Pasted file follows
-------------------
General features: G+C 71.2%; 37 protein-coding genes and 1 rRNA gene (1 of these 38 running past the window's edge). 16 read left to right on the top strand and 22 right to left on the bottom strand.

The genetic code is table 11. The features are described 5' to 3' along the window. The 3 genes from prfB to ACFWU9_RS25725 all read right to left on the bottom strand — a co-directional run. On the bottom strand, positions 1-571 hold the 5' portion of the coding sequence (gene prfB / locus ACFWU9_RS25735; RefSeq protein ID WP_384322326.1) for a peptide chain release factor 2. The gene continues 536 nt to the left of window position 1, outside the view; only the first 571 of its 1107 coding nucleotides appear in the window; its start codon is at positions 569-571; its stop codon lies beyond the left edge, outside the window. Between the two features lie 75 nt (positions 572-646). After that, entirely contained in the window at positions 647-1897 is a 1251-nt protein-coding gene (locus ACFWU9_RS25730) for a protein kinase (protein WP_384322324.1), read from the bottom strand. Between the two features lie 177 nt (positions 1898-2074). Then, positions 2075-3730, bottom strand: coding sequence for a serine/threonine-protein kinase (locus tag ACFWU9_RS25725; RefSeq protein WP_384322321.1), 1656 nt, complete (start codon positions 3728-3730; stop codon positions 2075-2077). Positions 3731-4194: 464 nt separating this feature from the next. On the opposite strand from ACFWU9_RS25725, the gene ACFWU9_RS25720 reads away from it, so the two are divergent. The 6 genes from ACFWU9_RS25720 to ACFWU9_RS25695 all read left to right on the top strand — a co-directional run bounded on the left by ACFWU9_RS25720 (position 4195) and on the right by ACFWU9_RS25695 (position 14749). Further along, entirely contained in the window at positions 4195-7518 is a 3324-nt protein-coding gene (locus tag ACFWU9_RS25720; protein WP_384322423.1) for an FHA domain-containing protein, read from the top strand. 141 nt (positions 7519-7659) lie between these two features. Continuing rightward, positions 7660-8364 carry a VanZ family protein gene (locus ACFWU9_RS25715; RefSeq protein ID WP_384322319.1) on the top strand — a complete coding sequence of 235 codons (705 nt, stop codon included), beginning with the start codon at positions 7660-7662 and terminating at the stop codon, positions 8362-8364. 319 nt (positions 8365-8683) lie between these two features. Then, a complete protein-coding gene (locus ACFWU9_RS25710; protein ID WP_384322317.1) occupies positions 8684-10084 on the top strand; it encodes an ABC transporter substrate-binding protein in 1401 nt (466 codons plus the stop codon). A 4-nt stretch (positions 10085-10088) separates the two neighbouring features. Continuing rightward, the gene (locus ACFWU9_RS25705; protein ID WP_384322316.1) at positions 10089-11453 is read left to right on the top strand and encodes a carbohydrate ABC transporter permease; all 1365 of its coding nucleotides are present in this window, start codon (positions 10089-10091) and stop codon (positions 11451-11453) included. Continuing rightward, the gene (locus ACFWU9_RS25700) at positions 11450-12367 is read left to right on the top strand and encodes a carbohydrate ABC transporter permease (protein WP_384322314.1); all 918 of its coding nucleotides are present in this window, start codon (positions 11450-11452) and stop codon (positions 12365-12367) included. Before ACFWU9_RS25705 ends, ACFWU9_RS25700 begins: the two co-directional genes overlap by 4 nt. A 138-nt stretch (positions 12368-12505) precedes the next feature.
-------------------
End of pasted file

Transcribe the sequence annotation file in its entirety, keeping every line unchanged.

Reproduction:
General features: G+C 71.2%; 37 protein-coding genes and 1 rRNA gene (1 of these 38 running past the window's edge). 16 read left to right on the top strand and 22 right to left on the bottom strand.

The genetic code is table 11. The features are described 5' to 3' along the window. The 3 genes from prfB to ACFWU9_RS25725 all read right to left on the bottom strand — a co-directional run. On the bottom strand, positions 1-571 hold the 5' portion of the coding sequence (gene prfB / locus ACFWU9_RS25735; RefSeq protein ID WP_384322326.1) for a peptide chain release factor 2. The gene continues 536 nt to the left of window position 1, outside the view; only the first 571 of its 1107 coding nucleotides appear in the window; its start codon is at positions 569-571; its stop codon lies beyond the left edge, outside the window. Between the two features lie 75 nt (positions 572-646). After that, entirely contained in the window at positions 647-1897 is a 1251-nt protein-coding gene (locus ACFWU9_RS25730) for a protein kinase (protein WP_384322324.1), read from the bottom strand. Between the two features lie 177 nt (positions 1898-2074). Then, positions 2075-3730, bottom strand: coding sequence for a serine/threonine-protein kinase (locus tag ACFWU9_RS25725; RefSeq protein WP_384322321.1), 1656 nt, complete (start codon positions 3728-3730; stop codon positions 2075-2077). Positions 3731-4194: 464 nt separating this feature from the next. On the opposite strand from ACFWU9_RS25725, the gene ACFWU9_RS25720 reads away from it, so the two are divergent. The 6 genes from ACFWU9_RS25720 to ACFWU9_RS25695 all read left to right on the top strand — a co-directional run bounded on the left by ACFWU9_RS25720 (position 4195) and on the right by ACFWU9_RS25695 (position 14749). Further along, entirely contained in the window at positions 4195-7518 is a 3324-nt protein-coding gene (locus tag ACFWU9_RS25720; protein WP_384322423.1) for an FHA domain-containing protein, read from the top strand. 141 nt (positions 7519-7659) lie between these two features. Continuing rightward, positions 7660-8364 carry a VanZ family protein gene (locus ACFWU9_RS25715; RefSeq protein ID WP_384322319.1) on the top strand — a complete coding sequence of 235 codons (705 nt, stop codon included), beginning with the start codon at positions 7660-7662 and terminating at the stop codon, positions 8362-8364. 319 nt (positions 8365-8683) lie between these two features. Then, a complete protein-coding gene (locus ACFWU9_RS25710; protein ID WP_384322317.1) occupies positions 8684-10084 on the top strand; it encodes an ABC transporter substrate-binding protein in 1401 nt (466 codons plus the stop codon). A 4-nt stretch (positions 10085-10088) separates the two neighbouring features. Continuing rightward, the gene (locus ACFWU9_RS25705; protein ID WP_384322316.1) at positions 10089-11453 is read left to right on the top strand and encodes a carbohydrate ABC transporter permease; all 1365 of its coding nucleotides are present in this window, start codon (positions 10089-10091) and stop codon (positions 11451-11453) included. Continuing rightward, the gene (locus ACFWU9_RS25700) at positions 11450-12367 is read left to right on the top strand and encodes a carbohydrate ABC transporter permease (protein WP_384322314.1); all 918 of its coding nucleotides are present in this window, start codon (positions 11450-11452) and stop codon (positions 12365-12367) included. Before ACFWU9_RS25705 ends, ACFWU9_RS25700 begins: the two co-directional genes overlap by 4 nt. A 138-nt stretch (positions 12368-12505) precedes the next feature.